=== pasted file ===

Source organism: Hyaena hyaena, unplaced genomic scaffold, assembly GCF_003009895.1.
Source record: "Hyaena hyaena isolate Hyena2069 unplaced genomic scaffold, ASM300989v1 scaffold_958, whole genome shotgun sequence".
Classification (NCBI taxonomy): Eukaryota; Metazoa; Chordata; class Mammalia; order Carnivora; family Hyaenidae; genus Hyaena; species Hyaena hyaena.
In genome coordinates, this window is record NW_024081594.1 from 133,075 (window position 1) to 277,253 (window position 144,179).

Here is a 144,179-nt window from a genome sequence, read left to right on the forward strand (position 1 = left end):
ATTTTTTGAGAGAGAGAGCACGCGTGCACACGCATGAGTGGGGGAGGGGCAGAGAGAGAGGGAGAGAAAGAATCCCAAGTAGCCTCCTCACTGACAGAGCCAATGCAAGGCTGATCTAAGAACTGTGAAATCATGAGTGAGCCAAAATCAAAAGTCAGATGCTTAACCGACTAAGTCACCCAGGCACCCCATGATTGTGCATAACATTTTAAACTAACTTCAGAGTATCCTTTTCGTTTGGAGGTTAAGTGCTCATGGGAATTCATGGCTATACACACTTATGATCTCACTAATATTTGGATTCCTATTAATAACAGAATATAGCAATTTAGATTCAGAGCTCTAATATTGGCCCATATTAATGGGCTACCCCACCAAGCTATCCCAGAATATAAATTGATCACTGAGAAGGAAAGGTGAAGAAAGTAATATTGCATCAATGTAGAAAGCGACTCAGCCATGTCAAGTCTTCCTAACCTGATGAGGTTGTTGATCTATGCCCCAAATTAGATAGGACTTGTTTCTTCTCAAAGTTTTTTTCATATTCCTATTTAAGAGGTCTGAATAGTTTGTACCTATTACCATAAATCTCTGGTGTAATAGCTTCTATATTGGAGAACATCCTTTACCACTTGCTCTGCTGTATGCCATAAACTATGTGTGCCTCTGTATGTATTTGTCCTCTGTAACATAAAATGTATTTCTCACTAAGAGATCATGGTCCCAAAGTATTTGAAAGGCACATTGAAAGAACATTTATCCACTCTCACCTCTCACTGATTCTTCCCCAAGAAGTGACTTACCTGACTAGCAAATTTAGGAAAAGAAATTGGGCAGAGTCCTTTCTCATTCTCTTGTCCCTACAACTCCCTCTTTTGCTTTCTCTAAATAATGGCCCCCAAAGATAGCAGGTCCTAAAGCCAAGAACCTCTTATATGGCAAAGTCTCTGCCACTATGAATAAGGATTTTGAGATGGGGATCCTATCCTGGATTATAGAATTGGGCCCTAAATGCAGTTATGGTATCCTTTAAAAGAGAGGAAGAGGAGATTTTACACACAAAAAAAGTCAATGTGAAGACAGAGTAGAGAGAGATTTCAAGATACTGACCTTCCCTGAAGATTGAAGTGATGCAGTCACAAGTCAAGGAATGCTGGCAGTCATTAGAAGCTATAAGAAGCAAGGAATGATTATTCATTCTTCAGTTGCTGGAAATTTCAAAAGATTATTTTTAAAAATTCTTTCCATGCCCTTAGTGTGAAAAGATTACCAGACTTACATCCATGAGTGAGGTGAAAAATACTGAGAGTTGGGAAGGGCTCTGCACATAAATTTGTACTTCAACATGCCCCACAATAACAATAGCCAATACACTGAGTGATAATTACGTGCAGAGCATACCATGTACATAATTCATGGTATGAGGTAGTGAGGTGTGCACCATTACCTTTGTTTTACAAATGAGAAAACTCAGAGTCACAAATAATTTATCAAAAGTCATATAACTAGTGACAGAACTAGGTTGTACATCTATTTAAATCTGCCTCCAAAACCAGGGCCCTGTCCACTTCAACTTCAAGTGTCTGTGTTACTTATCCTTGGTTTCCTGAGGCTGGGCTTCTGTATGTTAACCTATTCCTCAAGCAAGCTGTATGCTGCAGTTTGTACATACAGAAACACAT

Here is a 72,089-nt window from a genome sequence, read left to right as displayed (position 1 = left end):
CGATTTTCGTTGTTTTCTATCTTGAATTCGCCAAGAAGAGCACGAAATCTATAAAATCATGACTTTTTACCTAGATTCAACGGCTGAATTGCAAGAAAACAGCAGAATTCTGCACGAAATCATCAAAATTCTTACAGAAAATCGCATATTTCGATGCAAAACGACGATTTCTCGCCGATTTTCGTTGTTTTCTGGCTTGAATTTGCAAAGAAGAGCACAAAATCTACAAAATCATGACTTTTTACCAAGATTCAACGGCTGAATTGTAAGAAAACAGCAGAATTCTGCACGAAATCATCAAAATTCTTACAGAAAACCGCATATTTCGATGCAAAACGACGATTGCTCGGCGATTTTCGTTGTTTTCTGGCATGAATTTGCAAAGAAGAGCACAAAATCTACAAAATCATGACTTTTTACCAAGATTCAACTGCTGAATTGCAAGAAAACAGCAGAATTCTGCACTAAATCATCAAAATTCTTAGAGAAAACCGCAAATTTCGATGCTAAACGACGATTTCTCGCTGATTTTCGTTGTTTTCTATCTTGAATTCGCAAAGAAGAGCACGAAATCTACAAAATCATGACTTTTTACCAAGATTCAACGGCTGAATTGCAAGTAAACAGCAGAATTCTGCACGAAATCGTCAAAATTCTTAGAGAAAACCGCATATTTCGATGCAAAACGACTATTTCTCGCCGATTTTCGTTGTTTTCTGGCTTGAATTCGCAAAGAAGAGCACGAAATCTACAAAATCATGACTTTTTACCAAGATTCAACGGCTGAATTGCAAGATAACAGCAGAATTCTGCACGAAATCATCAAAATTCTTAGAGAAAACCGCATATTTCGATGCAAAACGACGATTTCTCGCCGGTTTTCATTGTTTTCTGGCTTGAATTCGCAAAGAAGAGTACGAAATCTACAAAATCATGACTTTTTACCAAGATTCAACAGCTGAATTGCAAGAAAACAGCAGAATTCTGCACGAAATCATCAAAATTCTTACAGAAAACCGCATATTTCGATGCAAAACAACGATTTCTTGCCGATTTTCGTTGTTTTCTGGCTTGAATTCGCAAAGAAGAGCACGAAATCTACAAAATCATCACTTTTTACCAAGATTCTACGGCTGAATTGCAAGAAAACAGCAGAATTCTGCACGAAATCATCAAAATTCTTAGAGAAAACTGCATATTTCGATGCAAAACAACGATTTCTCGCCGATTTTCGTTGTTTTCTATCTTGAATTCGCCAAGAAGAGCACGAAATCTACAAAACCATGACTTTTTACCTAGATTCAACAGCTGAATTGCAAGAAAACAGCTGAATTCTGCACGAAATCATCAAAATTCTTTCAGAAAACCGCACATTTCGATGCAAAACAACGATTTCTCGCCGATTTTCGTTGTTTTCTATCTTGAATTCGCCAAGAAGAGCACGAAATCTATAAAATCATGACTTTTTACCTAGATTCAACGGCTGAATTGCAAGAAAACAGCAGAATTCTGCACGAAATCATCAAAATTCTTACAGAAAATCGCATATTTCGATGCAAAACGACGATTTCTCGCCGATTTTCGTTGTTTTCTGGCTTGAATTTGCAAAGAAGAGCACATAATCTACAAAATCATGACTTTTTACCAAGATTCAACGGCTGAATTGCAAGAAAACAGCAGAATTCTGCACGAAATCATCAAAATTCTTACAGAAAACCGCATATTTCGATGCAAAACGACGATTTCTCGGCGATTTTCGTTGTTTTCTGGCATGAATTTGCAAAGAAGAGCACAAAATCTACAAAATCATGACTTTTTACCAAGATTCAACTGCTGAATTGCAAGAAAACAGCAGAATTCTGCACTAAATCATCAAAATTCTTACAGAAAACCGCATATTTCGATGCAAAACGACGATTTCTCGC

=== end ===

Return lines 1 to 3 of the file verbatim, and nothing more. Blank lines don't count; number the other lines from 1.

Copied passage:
Source organism: Hyaena hyaena, unplaced genomic scaffold, assembly GCF_003009895.1.
Source record: "Hyaena hyaena isolate Hyena2069 unplaced genomic scaffold, ASM300989v1 scaffold_958, whole genome shotgun sequence".
Classification (NCBI taxonomy): Eukaryota; Metazoa; Chordata; class Mammalia; order Carnivora; family Hyaenidae; genus Hyaena; species Hyaena hyaena.